Please tune in to AM720 KDWN’s “Legal Hour,” everyday, from 9 AM to 10 AM.  Listen live on the radio or online.   Feel free to call in with your comments or questions at 702-257-5396.

To listen to past shows, visit our Media page.

The Nevada’s Homestead Exemption Protection law provides homeowners with an excellent asset protection device.  Nevada defines a “homestead property” as: Land with a dwelling on it; a mobile home whether or not the underlying land is owned by the mobile home owner; and/or a unit (such as a condo).  This protection is only available for one’s primary residence, not investment properties or second homes.

The amount of protection from creditors is the equity associated with the property up to the limit of $550,000.  A homesteaded property is not subject to forced sale on execution or any final process from any court, except as otherwise provided by subsections 2, 3 and 5, and NRS 115.090 (and unless otherwise provided by Federal law.)  Furthermore, judgments cannot be executed against homesteaded properties, as defined by In re Contrevo, 23 Nev. Adv. Op. No. 3, March 8, 2007.

Remember, this protection is not automatic.  You must record a valid homestead claim/declaration.  If you have previously recorded a homestead declaration, but later refinanced the property or quitclaimed it to your living trust, please ensure that that you still have a valid declaration recorded.

If your residence qualifies for the exemption (as provided above), and you record the appropriate forms per NRS 115 , the equity in your residence up to $550,000 will be protected from creditors’ claims. Of course, a homestead declaration does NOT protect homeowners from any mortgage or deed of trust (including junior lien holders such as second mortgages or HELOCs).  Also, it does not protect against super-priority lien holders such as HOA fines.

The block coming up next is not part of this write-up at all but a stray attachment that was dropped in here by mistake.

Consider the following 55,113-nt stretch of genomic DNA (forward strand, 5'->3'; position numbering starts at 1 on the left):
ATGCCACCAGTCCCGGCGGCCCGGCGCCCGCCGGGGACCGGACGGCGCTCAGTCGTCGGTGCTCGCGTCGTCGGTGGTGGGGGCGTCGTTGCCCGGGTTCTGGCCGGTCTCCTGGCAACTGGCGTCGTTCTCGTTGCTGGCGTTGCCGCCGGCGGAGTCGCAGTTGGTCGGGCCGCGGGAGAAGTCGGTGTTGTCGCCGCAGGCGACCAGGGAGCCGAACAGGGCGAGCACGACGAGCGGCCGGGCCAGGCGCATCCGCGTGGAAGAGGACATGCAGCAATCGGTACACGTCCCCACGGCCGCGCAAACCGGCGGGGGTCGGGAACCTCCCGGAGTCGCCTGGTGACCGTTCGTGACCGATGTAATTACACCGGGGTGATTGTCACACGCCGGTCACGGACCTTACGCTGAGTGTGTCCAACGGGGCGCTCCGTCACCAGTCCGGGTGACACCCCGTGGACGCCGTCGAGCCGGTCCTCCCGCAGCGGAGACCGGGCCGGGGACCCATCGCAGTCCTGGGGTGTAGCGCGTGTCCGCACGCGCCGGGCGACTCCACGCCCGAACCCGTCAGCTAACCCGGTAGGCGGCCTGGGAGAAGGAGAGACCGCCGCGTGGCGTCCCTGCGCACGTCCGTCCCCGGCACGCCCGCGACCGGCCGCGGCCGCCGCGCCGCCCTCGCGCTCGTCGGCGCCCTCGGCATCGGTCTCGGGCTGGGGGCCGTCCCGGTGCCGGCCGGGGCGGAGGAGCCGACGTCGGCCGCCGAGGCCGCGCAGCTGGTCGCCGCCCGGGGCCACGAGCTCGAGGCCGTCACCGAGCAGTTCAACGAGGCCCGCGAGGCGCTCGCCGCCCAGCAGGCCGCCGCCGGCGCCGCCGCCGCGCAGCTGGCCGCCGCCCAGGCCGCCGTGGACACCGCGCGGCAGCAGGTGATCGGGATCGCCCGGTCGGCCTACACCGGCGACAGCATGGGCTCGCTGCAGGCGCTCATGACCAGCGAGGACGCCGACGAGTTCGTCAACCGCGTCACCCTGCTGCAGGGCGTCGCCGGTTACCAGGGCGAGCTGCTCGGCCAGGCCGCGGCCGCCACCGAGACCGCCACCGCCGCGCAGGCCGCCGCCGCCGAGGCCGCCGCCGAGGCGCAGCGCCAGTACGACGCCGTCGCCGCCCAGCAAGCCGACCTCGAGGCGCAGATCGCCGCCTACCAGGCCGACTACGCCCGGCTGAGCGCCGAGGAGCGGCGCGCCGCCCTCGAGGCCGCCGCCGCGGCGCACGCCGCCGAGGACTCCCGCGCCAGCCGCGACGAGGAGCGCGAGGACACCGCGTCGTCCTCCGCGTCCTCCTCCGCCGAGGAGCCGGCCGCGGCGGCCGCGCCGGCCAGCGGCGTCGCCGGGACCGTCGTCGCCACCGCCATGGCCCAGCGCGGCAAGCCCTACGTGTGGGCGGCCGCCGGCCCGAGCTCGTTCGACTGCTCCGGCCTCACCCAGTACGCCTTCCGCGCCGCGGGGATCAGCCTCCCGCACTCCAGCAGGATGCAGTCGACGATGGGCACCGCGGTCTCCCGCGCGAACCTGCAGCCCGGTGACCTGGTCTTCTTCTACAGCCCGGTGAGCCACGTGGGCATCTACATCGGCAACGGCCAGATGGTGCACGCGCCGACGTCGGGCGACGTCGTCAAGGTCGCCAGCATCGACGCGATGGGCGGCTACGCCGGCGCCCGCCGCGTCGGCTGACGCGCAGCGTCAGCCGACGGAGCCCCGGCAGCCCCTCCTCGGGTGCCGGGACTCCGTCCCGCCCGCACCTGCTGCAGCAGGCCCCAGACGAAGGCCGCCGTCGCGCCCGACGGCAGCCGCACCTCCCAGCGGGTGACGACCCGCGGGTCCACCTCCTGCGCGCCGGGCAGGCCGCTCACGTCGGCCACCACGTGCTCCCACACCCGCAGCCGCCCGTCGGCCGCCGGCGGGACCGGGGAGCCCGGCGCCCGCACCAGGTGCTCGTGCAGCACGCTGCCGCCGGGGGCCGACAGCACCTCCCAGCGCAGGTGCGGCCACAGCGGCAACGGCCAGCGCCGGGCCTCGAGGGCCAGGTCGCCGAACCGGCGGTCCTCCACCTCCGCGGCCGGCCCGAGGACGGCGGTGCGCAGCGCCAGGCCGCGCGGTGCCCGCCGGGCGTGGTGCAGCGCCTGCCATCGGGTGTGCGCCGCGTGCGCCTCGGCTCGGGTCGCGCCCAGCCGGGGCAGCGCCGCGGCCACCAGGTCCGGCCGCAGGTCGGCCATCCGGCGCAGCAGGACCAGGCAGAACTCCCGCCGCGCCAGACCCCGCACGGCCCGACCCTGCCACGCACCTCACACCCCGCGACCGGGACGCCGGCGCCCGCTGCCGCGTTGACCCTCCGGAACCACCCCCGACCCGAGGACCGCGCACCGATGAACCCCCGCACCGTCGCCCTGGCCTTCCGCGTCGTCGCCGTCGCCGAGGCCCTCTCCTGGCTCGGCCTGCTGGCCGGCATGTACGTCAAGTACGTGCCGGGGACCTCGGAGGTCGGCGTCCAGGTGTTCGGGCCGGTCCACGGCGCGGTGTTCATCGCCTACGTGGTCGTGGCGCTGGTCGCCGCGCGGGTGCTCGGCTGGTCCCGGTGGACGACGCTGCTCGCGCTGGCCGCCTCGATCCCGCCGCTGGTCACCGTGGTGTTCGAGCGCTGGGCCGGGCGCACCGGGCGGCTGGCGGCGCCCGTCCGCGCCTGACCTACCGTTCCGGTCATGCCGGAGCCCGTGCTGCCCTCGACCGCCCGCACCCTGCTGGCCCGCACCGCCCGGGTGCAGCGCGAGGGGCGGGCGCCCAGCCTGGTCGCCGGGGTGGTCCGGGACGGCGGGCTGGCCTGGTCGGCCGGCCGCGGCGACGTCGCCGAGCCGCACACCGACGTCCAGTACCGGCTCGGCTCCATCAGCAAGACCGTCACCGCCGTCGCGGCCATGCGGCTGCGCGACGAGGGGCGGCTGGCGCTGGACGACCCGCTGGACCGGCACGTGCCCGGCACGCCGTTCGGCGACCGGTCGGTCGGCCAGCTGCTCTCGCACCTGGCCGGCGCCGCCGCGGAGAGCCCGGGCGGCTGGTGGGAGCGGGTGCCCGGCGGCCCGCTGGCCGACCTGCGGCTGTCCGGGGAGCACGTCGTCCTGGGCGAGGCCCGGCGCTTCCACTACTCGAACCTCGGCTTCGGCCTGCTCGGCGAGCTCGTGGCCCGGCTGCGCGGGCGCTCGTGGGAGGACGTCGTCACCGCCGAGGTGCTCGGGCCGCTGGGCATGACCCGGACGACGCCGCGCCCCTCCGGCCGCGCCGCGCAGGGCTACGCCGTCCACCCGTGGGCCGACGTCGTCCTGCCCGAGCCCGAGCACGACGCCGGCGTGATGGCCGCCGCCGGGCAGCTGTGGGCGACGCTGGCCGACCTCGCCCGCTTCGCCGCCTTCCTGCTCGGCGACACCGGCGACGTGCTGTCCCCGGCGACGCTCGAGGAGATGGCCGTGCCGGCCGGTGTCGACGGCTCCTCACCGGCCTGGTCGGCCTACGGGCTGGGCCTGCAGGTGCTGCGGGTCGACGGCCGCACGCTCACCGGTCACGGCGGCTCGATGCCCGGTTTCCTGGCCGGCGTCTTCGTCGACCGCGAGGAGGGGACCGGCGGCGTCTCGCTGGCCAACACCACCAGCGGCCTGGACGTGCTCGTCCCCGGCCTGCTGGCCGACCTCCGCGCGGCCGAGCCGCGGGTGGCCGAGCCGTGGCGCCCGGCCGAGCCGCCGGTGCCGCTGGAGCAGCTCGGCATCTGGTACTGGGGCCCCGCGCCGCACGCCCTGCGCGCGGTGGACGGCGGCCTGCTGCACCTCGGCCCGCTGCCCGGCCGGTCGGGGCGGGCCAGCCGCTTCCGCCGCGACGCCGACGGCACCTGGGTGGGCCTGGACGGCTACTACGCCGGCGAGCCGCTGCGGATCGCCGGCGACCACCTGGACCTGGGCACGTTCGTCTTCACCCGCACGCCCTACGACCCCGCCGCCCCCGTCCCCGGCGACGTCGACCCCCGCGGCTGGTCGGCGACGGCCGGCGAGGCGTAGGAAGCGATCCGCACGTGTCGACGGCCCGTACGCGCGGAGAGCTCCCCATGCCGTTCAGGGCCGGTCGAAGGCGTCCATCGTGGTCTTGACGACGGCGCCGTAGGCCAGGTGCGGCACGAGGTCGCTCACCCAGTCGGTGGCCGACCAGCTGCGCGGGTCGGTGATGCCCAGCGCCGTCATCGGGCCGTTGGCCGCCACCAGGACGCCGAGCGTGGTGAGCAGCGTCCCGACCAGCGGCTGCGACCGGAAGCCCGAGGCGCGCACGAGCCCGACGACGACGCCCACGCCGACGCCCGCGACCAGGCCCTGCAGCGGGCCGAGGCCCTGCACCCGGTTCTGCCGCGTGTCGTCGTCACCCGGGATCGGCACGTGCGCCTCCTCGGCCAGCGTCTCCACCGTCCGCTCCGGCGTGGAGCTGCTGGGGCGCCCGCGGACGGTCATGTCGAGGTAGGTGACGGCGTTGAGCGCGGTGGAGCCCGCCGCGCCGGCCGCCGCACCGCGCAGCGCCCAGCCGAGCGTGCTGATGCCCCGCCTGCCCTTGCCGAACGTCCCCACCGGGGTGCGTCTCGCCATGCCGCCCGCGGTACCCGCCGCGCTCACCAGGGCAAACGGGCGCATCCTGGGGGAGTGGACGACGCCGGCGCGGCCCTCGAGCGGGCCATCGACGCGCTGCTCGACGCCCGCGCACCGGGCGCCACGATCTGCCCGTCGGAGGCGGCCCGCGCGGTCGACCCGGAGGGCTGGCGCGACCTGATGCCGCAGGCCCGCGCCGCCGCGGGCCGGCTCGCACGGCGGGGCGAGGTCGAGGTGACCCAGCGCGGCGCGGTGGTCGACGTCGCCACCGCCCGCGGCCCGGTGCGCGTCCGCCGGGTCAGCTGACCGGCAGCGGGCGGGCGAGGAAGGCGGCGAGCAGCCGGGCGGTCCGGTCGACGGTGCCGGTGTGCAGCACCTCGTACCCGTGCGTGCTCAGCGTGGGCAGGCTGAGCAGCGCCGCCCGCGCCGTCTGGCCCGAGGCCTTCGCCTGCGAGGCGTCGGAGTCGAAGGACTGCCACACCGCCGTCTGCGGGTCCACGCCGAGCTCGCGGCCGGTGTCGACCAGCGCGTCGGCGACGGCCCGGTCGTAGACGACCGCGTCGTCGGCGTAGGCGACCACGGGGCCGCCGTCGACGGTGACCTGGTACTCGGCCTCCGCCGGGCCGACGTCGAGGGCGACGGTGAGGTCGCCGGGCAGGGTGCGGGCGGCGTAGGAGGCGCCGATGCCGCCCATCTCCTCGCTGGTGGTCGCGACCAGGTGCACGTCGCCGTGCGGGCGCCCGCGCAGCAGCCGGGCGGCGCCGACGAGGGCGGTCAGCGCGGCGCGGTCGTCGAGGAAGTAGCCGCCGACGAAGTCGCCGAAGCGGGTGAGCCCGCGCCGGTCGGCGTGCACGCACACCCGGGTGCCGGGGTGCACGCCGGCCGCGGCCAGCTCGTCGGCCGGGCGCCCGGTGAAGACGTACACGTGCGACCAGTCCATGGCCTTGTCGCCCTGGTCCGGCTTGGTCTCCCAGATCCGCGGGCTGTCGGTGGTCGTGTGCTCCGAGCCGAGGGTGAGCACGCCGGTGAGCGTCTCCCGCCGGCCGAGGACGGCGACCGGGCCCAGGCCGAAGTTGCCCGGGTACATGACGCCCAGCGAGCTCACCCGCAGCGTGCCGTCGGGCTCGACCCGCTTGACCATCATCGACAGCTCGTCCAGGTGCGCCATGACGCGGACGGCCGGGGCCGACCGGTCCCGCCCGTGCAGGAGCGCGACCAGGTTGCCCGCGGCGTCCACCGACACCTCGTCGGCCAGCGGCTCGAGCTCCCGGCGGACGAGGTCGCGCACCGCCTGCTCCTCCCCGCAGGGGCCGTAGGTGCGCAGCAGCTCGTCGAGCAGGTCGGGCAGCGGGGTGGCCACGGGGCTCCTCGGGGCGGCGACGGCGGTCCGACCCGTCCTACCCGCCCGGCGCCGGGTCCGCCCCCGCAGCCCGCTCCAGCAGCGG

The Clark County Assessor’s website is a wonderful resource for more information on Nevada’s homestead law, as well as information regarding completing the Homestead Declaration Form.

Tiffany N. Ballenger, Esq.

Click here to listen to Mr. Phillips talk about how different types of trusts can be used to protect your assets as well as other methods used to transfer assets in case of death or disability.

Tiffany N. Ballenger, Esq. will present at a series of seminars from 6:30 PM to 7:30 PM August 19th at the the Prudential Americana office located at 8337 W. Sunset #150, Las Vegas, Nevada, 89113.

Topics to be covered:
Tiffany N. Ballenger, Esq. will be discussing the differences between the short sale and foreclosure process and the pros and cons of each. She will also touch on how these processes affect credit and different circumstances to consider with each process.  Ms. Ballenger will also cover Asset Protection and how an attorney assists with negotiating deficiency judgments.